In response to the College’s recent announcement regarding new restrictions on student access to dorms and House Centers, Student Assembly would like to clarify its role and opinion on this policy change.
First, the College’s assertion that dorm access restrictions were requested by Student Assembly is false. Following the bias incidents that took place in Fall 2018, then SA President Monik Walters ‘19 and Vice President Nicole Knape ‘19 released a resolution calling for the College to improve its response to such actions. Included in this resolution was a clause asking the College to consider “additional security and technological measures including but not limited to technology to monitor or regulate entering and exiting dorms after an incident.” Walters and Knape then had subsequent discussions with College leadership regarding safety practices. During these discussions, the last of which occurred in February 2019, Student Assembly neither proposed nor advocated for continuous restrictions on dorm access. Other limited actions were proposed, such as temporarily restricting dorm access immediately after incidents to make campus feel safer, and increased surveillance options, such as more security cameras. Since those preliminary discussions in February, Student Assembly has not been consulted on this issue and was not made aware of these policy changes in advance. The current administration has not been involved in conversations regarding this issue whatsoever. Nevertheless, we are committed to moving forward productively and working with the Office of Residential Life to resolve this issue.
Student Assembly did not request and does not support the permanent restrictions to dorm access announced by the College. Such restrictions pose a threat to Dartmouth’s communal and open culture. They make forging and maintaining friendships with other students more difficult, and they increase the already worrying disparity between Houses with ‘better’ and ‘poorer’ facilities. They betray a lack of trust in the student body, and fail to address the root cause of racism that underlie the bias incidents. And most importantly, in terms of safety, these restrictions are an arbitrary and adverse development, making campus less safe and holding students less accountable for their actions.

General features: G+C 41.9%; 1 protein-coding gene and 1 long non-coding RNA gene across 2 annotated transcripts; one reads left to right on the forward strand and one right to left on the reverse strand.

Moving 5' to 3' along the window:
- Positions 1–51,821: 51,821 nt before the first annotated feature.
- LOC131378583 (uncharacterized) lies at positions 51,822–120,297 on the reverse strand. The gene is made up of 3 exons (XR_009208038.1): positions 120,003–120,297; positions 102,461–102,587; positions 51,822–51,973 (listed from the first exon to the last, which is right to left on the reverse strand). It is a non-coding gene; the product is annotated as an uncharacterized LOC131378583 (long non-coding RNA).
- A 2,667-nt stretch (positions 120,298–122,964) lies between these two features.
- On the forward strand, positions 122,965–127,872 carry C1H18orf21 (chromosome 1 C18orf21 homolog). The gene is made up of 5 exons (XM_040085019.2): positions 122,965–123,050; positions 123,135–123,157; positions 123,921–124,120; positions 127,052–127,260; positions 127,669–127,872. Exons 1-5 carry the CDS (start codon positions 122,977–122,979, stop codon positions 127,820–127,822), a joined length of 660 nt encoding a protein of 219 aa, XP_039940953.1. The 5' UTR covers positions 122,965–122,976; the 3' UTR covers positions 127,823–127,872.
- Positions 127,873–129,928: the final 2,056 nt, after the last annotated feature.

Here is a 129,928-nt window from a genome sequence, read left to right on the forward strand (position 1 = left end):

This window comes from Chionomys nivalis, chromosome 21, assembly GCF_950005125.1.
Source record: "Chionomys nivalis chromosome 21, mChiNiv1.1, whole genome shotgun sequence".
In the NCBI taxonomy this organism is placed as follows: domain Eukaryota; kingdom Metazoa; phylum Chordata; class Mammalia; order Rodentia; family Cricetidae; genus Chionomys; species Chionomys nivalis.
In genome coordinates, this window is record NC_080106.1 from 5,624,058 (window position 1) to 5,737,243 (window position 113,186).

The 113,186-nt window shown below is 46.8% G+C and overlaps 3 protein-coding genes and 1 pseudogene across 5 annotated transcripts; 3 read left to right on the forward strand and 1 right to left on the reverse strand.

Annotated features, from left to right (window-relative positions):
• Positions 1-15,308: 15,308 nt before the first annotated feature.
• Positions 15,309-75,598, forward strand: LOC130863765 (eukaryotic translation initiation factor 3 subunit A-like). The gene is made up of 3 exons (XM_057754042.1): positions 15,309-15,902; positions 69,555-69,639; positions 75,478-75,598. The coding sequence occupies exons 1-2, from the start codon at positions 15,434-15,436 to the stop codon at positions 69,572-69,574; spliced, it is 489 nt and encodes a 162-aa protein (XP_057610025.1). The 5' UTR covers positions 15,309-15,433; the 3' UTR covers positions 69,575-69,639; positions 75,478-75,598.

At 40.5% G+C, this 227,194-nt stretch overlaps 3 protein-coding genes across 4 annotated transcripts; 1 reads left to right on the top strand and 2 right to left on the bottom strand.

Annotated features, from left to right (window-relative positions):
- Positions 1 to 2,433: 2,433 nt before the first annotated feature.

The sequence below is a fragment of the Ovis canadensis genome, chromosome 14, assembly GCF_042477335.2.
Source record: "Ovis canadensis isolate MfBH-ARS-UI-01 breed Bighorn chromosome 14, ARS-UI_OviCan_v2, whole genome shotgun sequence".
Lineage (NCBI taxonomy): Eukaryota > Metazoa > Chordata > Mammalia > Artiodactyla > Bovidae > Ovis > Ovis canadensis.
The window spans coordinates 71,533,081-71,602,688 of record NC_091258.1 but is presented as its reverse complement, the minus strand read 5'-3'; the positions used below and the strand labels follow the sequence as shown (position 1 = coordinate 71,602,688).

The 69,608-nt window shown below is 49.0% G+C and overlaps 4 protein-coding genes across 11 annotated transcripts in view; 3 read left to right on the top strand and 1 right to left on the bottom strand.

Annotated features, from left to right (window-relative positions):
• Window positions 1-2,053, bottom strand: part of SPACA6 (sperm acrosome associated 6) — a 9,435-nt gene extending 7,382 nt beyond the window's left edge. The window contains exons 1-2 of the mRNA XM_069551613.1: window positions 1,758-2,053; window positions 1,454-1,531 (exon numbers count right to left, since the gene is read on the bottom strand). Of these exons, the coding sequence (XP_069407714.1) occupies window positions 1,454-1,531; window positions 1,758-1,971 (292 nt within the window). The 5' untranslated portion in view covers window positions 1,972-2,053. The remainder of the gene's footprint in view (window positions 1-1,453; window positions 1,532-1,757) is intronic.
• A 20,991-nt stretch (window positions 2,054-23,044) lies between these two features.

While the College claims that the primary reason for these changes is a necessary increase in dorm security, the changes are ineffective and counterproductive. Currently, when a student scans their ID at the door, their entrance is recorded, enabling the College to track and identify entrants. Of course, not every student who enters a dorm is recorded; sometimes students inside the dorm let their friends in; sometimes, students hold the door open for other students. The College claims that by ensuring only members of a House have card access to its dorms, dorms will be better protected from unwelcome intruders. But under the new restricted system, circumstances that allow unauthorized and uncatalogued access are still possible and are actually more likely. Students are not going to stop visiting dorms outside their House - we all have friends all over campus, and different dorms provide different amenities that all students should be able to use. Students will still be able to access any dorm they seek to enter, but instead of scanning in and having their entrance recorded, they will wait for the door to open, and then enter anonymously. Anyone wishing to enter a dorm for nefarious purposes would be able to reach their same perverse objectives under this new policy - in effect, nothing has changed from the status quo. The new policy makes campus less safe, as it reduces the information the College has about who enters a dorm, and it does not in any way prevent access to those who do not have proper ID.